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Chrysler comes to Detroit auto show without a splashy new lineup

Ford swept the 2010 North American Car and Truck Awards at the Detroit auto show, while General Motors and others showed off concept vehicles to gauge consumer interest and even hint at future vehicles.
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Washington Post Staff Writer
Wednesday, January 13, 2010

DETROIT -- The news around Chrysler, the U.S. automaker bailed out by the government last summer, has been almost uniformly gloomy.

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The company's sales have plummeted; its market share has shrunk. This week, Chrysler's appearance at the 2010 North American International Auto Show has been panned because it has no really new cars to show. In a departure from the past, it did not hold a major news conference during the media preview days here.

But according to Sergio Marchionne, the charismatic Fiat boss who is now Chrysler's chief executive, it's all going according to plan.

"It's not a miracle," he told a group of reporters on Tuesday. "It's going to be a tough year."

Indeed, though Chrysler emerged from bankruptcy last year with U.S. tax support and Marchionne at the helm, the company has continued a severe slump.

Now the automaker is at a critical turn, as is the Obama administration's effort to save it.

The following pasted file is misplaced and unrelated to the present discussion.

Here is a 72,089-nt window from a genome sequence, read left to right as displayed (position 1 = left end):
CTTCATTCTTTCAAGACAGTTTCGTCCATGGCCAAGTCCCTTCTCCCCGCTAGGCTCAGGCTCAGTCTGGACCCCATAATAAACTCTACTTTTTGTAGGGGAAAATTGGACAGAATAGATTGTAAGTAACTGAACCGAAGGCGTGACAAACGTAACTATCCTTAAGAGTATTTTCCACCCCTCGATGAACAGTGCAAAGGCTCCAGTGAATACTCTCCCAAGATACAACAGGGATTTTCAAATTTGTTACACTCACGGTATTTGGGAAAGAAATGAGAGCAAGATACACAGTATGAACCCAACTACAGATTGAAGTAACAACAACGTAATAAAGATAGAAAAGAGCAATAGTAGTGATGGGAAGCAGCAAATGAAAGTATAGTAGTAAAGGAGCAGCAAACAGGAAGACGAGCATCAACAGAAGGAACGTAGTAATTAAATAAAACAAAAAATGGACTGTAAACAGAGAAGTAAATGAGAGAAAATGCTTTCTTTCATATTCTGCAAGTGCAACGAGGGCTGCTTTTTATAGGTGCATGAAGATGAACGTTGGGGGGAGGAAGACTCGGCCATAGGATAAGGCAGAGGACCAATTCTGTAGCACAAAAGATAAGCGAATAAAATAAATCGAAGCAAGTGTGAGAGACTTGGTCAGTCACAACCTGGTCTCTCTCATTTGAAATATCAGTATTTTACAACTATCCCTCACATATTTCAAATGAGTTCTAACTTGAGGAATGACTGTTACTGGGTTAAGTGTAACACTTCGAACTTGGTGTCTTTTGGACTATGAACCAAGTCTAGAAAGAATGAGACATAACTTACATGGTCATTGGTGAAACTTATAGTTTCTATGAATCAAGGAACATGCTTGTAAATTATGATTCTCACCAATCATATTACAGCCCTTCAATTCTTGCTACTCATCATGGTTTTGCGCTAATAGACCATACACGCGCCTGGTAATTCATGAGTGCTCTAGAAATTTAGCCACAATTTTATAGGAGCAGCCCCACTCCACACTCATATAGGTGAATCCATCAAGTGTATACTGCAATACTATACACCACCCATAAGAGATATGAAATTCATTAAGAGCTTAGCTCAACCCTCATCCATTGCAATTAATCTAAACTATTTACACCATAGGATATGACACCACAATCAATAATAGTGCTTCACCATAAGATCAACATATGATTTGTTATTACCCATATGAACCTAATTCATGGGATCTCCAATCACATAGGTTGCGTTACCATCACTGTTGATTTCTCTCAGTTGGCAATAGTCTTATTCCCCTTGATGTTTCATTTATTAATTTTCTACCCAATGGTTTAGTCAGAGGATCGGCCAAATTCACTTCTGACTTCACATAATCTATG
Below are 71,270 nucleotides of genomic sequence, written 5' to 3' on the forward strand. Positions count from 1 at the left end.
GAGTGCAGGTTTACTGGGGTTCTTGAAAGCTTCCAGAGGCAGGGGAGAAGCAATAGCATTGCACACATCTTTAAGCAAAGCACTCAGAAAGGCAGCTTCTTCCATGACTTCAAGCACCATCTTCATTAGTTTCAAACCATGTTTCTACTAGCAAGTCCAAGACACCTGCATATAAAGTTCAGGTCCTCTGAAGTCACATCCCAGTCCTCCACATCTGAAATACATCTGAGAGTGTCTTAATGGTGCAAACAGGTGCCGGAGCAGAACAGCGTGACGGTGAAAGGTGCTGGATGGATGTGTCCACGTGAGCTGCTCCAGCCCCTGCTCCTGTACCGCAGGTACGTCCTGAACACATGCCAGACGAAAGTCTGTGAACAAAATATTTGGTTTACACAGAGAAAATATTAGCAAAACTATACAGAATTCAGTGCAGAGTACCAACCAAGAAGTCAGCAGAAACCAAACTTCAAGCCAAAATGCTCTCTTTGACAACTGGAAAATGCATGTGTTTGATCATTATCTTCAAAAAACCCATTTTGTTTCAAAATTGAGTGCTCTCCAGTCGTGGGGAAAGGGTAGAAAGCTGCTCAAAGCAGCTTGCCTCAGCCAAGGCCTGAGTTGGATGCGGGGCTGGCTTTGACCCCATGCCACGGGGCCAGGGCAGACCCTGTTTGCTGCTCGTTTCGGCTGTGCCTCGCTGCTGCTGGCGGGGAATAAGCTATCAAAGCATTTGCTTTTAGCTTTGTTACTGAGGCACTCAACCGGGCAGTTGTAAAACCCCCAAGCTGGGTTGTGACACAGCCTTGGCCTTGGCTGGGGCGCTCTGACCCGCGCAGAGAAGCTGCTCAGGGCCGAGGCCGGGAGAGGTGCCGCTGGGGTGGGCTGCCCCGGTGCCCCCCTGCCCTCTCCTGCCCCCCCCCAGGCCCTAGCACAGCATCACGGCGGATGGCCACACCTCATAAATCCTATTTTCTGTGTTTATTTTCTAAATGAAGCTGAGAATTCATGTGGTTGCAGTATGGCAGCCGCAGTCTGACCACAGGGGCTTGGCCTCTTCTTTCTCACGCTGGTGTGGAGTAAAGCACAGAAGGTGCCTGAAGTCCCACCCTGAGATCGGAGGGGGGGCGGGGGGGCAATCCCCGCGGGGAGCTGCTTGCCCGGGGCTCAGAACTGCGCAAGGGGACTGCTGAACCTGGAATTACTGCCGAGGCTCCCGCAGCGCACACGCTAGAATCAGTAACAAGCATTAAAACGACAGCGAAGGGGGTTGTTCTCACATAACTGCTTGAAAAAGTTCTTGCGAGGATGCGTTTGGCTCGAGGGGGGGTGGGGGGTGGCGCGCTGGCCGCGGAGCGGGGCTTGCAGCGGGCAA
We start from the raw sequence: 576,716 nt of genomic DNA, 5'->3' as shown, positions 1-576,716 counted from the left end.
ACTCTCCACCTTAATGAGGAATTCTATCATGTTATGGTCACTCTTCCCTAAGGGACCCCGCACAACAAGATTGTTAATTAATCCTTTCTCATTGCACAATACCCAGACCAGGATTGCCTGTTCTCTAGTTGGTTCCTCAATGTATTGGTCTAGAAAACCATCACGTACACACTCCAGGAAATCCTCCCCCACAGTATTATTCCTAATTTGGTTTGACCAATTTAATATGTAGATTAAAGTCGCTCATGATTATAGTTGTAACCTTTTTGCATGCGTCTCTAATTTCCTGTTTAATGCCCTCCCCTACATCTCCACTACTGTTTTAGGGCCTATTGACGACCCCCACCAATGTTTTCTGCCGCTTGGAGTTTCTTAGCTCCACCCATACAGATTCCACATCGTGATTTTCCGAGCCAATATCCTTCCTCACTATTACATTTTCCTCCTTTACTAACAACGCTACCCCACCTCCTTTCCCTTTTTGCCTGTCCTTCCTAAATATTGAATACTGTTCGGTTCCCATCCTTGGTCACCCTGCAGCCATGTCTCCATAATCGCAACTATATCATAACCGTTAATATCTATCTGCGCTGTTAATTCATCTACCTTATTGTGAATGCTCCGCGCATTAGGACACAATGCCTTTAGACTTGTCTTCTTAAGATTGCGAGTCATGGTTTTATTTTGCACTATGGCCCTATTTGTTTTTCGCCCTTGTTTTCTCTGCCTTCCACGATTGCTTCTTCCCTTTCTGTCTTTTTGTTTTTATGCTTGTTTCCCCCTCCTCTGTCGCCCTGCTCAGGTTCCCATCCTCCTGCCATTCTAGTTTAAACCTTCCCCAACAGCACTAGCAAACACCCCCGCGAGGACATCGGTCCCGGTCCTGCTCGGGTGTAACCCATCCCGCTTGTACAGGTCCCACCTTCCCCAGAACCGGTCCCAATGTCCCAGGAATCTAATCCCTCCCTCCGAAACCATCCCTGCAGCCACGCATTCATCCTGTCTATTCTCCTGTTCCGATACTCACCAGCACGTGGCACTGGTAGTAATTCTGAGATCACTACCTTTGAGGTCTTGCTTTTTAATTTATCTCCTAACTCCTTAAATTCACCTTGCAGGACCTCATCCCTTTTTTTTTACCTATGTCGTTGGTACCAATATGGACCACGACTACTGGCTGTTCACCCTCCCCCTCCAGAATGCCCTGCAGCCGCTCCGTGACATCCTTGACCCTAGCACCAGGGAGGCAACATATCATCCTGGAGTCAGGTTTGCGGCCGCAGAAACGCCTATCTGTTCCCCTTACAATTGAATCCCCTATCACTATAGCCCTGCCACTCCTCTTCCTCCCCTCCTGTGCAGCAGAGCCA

Marchionne forecasts better days just six months from now. He and federal officials involved in the bailout say they anticipated a continued decline through last year because the company had little in its pipeline.

But if U.S. sales continue much longer as they are now, there won't be much left to save.

In 2005, Chrysler's U.S. sales surpassed 2 million vehicles. Then came the turmoil, with precipitous sales drops in the past two years. Chrysler finished 2009 selling about 930,000 vehicles. The company's market share dropped below 9 percent.

Chrysler's appearance at the auto show this week has done little to persuade skeptics, moreover. Like the shortage of new cars, the melding of Fiat and Chrysler has drawn puzzled looks -- a Ferrari, a Maserati and a Fiat 500 were parked between Chrysler's Dodge and Jeep displays.

"It's just random over there," said Jessica Caldwell, an industry analyst at Edmunds.com. "There's really not a lot of substance in their pipeline."

Marchionne dismissed the idea that the company was now on a "wild ride."

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